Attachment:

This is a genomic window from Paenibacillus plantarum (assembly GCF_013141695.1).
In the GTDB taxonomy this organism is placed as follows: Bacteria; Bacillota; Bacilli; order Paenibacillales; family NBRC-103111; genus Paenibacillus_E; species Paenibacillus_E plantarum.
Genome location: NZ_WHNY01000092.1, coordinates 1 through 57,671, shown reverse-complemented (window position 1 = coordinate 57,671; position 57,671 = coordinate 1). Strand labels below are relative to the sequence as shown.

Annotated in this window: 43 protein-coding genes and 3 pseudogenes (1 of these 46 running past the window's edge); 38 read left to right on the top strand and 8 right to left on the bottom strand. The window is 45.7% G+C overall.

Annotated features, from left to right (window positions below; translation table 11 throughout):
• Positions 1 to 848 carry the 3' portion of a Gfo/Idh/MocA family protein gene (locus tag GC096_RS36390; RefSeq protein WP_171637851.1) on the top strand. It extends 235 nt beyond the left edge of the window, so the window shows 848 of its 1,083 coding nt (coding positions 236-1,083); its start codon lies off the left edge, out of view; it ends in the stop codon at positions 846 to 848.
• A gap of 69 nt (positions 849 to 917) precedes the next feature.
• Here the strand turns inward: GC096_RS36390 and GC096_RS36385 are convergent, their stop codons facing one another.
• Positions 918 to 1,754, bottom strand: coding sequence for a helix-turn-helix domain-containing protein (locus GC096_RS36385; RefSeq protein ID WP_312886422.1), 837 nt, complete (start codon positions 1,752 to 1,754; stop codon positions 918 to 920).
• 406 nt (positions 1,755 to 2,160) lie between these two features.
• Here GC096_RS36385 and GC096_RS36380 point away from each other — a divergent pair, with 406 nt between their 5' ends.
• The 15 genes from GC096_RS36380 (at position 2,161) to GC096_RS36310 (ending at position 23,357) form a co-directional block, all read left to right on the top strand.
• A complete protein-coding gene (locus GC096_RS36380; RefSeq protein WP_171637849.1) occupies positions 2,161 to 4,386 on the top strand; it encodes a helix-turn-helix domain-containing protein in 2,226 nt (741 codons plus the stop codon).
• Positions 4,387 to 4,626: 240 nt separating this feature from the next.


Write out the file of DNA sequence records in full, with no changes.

This is a genomic window from Paenibacillus plantarum (assembly GCF_013141695.1).
In the GTDB taxonomy this organism is placed as follows: Bacteria; Bacillota; Bacilli; order Paenibacillales; family NBRC-103111; genus Paenibacillus_E; species Paenibacillus_E plantarum.
Genome location: NZ_WHNY01000092.1, coordinates 1 through 57,671, shown reverse-complemented (window position 1 = coordinate 57,671; position 57,671 = coordinate 1). Strand labels below are relative to the sequence as shown.

Annotated in this window: 43 protein-coding genes and 3 pseudogenes (1 of these 46 running past the window's edge); 38 read left to right on the top strand and 8 right to left on the bottom strand. The window is 45.7% G+C overall.

Annotated features, from left to right (window positions below; translation table 11 throughout):
• Positions 1 to 848 carry the 3' portion of a Gfo/Idh/MocA family protein gene (locus tag GC096_RS36390; RefSeq protein WP_171637851.1) on the top strand. It extends 235 nt beyond the left edge of the window, so the window shows 848 of its 1,083 coding nt (coding positions 236-1,083); its start codon lies off the left edge, out of view; it ends in the stop codon at positions 846 to 848.
• A gap of 69 nt (positions 849 to 917) precedes the next feature.
• Here the strand turns inward: GC096_RS36390 and GC096_RS36385 are convergent, their stop codons facing one another.
• Positions 918 to 1,754, bottom strand: coding sequence for a helix-turn-helix domain-containing protein (locus GC096_RS36385; RefSeq protein ID WP_312886422.1), 837 nt, complete (start codon positions 1,752 to 1,754; stop codon positions 918 to 920).
• 406 nt (positions 1,755 to 2,160) lie between these two features.
• Here GC096_RS36385 and GC096_RS36380 point away from each other — a divergent pair, with 406 nt between their 5' ends.
• The 15 genes from GC096_RS36380 (at position 2,161) to GC096_RS36310 (ending at position 23,357) form a co-directional block, all read left to right on the top strand.
• A complete protein-coding gene (locus GC096_RS36380; RefSeq protein WP_171637849.1) occupies positions 2,161 to 4,386 on the top strand; it encodes a helix-turn-helix domain-containing protein in 2,226 nt (741 codons plus the stop codon).
• Positions 4,387 to 4,626: 240 nt separating this feature from the next.